Dharamsala (India) (AFP) - The Dalai Lama has called for democracy in China and offered prayers for victims of the Tiananmen crackdown ahead of the launch Thursday of a new campaign for autonomy in his Tibetan homeland. Rattled by a wave of self-immolations that have highlighted the sense of desperation among Tibetans, the Nobel prize-winner and other exiled leaders are renewing their push for a "Middle Way" of peaceful autonomy within China after a four-year hiatus. The premier of Tibet's government in exile, Lobsang Sangay, is to host a press conference in the Indian hill station of Dharamsala after taking over the job of pushing for autonomy from the revered spiritual leader. But the Dalai Lama, who officially stepped down from political duties in 2011, stole the spotlight on the eve of the launch by urging China to embrace democracy, in comments marking the 25th anniversary of the Tiananmen Square crackdown in Beijing.
Indian Prime Minister Narendra Modi will travel to Washington for his first meeting with President Barack Obama in September, media reports said Thursday, as the two leaders look to re-build strained ties. Modi, who assumed office last month after a landslide election victory, has accepted the invitation from Obama for discussions and the dates for the meeting were being finalised, the Times of India newspaper said.
Australians lose more than $100 million worth of coins down the back of sofas and car seats each year, the Royal Australian Mint said. Mint chief executive Ross MacDiarmid told a government hearing that 255 million coins disappear annually and are replaced. "Most of the coins that we provide are against coins that disappear down the back of chairs, down the back of car seats, into rubbish dumps and, in some cases, are taken overseas," he told a Senate committee Tuesday night. MacDiarmid said some of the coins the Mint replaced each year were those "sitting in people's drawers for long periods of time or in jars".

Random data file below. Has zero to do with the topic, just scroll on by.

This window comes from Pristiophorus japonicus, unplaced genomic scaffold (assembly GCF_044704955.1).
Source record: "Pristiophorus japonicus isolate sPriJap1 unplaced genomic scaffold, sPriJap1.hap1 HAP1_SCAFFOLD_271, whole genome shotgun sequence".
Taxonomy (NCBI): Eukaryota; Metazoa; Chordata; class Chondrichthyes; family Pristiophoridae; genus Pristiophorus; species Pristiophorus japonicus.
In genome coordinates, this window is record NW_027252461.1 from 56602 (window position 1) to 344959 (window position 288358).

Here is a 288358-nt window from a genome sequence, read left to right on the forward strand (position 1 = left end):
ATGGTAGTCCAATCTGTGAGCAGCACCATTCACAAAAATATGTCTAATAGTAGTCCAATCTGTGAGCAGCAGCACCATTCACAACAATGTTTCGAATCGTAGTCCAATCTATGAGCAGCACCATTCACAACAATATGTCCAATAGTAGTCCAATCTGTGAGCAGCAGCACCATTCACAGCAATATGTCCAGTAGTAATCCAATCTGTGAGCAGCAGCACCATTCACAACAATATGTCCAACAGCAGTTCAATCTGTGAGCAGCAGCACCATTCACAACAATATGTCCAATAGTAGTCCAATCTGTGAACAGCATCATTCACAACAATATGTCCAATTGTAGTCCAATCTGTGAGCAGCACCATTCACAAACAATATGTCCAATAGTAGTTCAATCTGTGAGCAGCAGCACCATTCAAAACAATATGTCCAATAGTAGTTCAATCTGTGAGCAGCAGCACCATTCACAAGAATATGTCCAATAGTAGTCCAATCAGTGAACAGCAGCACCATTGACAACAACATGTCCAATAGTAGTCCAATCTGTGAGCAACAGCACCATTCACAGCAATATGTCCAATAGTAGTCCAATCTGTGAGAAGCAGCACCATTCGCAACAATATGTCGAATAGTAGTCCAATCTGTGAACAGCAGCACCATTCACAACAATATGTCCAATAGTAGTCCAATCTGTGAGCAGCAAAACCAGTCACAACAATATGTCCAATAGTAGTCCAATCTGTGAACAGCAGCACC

Israeli Housing Minister Uri Ariel has invited bids for 1,500 new homes in Jewish settlements in retaliation for a new Palestinian government backed by Hamas, reports said on Thursday. "Israel has the right and duty to build throughout the entire country," said the minister, who is a member of the far-right Jewish Home party which is fierce champion of the settlements and opposes a Palestinian state.
Burundi is ready to send hundreds more troops to Central African Republic, where international forces are trying to put an end to sectarian violence, President Pierre Nkurunziza told AFP. "We have been asked by the African Union and the United Nations to raise the number of our troops in the CAR," Nkurunziza said during a visit to Paris. Burundi is looking for necessary equipment and support from its partners to see the mission through, he added.
President Barack Obama's decision to swap five detained Taliban operatives for an American soldier captured in Afghanistan has baffled lawmakers, with many questioning the military and political merits of the controversial exchange. Some warned that the president, already burdened by a series of crises, has sunk deeper into political quicksand by negotiating with terrorists, keeping Congress in the dark or manufacturing a military success story in order to mask other scandals. Obama stands accused by a senior member of his own Democratic Party, Senate Intelligence Committee chair Dianne Feinstein, of breaking US law by failing to provide lawmakers 30 days' notice before transferring prisoners out of Guantanamo. In addition to its legality, Republicans and Democrats alike questioned the timing, political optics and price of the operation that saw US Army Sergeant Bowe Bergdahl released by his Taliban captors after five years of captivity in Afghanistan.
China has detained 29 people described as "terrorist suspects" in its ethnically divided western region of Xinjiang, state media said Thursday, as authorities crack down following several deadly attacks. Suspects detained in Xinjiang's capital Urumqi face charges including "inciting separatism" and "disturbing order in a public place", the state-run Xinjiang Net said. In the past year Xinjiang -- home to the mostly Muslim Uighur minority -- has seen an increase in violent clashes, which Beijing blames on organised terrorist groups seeking independence for the region. Critics say the terror threat in Xinjiang is exaggerated by Beijing to justify hard-line measures, and point to economic inequality and cultural and religious repression of Uighurs as causes of unrest.